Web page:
Orange Sherbet logged into the Mythical Proportions VR Cafe as soon as her teacher closed the 2nd grade classroom Zoom for the day. She’d already finished her homework for the evening, and the rest of the week for that matter. The assignments were all way too easy for her, almost insultingly easy, so she’d been working ahead. And she was far enough ahead that the whole rest of the day was hers. Neither of her parents would bug her about wasting her time in the digital world, because they’d just assume she was doing homework, as long as she didn’t do anything to give herself away. VR goggles were helpful that way — they kept nosy parents from peeking over her shoulder to look at her screen. Continue reading “Orange Sherbet Unlocks a Better Loot Box”
Ekko felt the cool currents of water rush past her as she swam with all her might toward the ocean’s surface. Her powerful tail pumped; her belly muscles clenched and released, over and over, as she barreled through the blue. Then with a mighty splash, she emerged from the blue of the deep into the blue of the sky, trading a thick atmosphere for a thin one. Rivulets and droplets of water streamed off her aerodynamic body as she soared upward, leaving the Earth and its heartbreakingly empty oceans behind. Continue reading “Ekko the Orca”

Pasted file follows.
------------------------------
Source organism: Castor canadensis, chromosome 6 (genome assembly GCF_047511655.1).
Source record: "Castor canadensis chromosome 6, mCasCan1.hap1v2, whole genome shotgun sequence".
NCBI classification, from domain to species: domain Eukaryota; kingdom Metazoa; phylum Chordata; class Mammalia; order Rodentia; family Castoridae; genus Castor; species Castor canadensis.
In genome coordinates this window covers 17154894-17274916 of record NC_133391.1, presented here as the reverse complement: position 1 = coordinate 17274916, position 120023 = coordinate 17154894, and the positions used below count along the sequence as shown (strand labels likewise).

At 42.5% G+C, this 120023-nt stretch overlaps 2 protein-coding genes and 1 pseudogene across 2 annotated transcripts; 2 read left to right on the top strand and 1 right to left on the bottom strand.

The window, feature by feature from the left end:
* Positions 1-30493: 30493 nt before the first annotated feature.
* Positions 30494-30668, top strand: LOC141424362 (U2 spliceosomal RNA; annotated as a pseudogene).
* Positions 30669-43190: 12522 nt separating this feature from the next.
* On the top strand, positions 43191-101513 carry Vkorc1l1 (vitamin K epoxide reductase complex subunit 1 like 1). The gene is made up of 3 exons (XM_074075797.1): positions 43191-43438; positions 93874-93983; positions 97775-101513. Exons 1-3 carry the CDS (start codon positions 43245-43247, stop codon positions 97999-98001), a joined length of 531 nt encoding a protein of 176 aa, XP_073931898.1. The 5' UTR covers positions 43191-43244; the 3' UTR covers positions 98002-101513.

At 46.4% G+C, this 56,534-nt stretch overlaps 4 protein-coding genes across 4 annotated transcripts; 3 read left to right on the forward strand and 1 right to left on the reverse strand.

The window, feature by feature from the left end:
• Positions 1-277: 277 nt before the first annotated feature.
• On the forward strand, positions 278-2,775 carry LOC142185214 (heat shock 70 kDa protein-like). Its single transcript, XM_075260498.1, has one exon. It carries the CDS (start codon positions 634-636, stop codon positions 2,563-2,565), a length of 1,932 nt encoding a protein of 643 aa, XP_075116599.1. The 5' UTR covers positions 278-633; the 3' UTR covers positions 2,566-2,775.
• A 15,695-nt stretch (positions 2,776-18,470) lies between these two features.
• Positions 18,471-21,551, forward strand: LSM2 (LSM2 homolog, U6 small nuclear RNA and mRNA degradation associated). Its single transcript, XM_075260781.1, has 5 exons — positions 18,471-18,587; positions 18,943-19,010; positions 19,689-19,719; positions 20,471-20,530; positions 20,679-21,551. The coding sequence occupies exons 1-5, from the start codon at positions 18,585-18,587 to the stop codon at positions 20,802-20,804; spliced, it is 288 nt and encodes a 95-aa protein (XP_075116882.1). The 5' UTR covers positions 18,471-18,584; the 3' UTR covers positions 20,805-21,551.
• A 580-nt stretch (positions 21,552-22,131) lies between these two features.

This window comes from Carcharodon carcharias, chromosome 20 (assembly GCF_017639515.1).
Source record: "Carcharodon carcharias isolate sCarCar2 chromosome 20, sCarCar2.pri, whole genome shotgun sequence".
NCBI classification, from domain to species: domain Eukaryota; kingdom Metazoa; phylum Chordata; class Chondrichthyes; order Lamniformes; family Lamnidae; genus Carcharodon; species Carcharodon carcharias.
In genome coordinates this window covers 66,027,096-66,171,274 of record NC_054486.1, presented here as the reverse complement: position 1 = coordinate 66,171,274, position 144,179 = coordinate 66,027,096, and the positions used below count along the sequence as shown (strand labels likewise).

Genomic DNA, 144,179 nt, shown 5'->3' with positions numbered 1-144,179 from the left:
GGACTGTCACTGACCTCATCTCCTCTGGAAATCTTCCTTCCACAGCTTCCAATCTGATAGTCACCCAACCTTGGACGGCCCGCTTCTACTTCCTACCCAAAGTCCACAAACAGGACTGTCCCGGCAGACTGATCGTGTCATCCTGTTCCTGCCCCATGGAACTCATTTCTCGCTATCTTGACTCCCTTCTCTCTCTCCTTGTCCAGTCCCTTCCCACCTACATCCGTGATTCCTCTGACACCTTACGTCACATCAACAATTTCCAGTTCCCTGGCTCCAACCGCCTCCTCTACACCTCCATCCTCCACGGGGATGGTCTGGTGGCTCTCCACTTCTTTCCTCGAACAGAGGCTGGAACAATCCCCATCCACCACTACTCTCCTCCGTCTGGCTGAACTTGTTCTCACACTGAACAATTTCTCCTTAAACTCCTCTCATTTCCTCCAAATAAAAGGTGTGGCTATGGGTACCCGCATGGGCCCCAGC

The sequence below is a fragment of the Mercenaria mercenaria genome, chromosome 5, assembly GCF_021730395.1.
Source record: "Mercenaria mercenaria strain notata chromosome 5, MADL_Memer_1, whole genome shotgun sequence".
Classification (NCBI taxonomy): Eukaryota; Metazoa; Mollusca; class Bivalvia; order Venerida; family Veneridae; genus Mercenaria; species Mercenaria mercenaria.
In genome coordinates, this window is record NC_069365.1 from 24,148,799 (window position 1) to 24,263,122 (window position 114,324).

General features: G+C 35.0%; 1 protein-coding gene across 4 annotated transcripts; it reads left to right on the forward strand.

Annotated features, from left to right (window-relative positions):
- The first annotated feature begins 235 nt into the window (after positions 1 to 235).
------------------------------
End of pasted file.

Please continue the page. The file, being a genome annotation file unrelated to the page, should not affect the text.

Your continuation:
Originally published in Tri-Galactic Trek, December 2019
The alien probe gleamed like a star, small and bright, on the Initiative’s main view screen.
“Can we get closer?” Captain Pierre Jacques asked. The Sphynx cat’s pink ears skewed to the side, betraying his excitement. The Initiative was in deep, unexplored space, and the presence of an artificial object of any sort implied an entire civilization that must have created it. An entire civilization that the cats and dogs of the Tri-Galactic Navy had never encountered before. Captain Jacques loved nothing more than first contact missions. Continue reading “The Farther One Travels”
Originally published in Tri-Galactic Trek, December 2019
Fact was not a fox, but it was easiest for the canine and feline crew of the starship Initiative to think of zir as one. With snowy white silicon fur and yellow eyes flecked by actual gold flakes, zhe looked uncanny enough without worrying about whether zir creator had meant zir to be a cat or a dog.
Fact’s ears were too perfectly triangular to be a dog’s; zir muzzle was too long and narrow to be a cat’s. Zhe was an android, and zhe didn’t mind being thought of as a fox. Continue reading “Fact and Myth”
Originally published in What the Fox?!, March 2018
Lieutenant Libby Unari, a black cat and science officer with a focus on botany, had a tray of biology samples in her lap — cuttings and sprouts, planted in soil samples — taken from a forest moon. The moon itself hung like a green star in the rear window of the shuttle craft, receding into the distance as they flew away.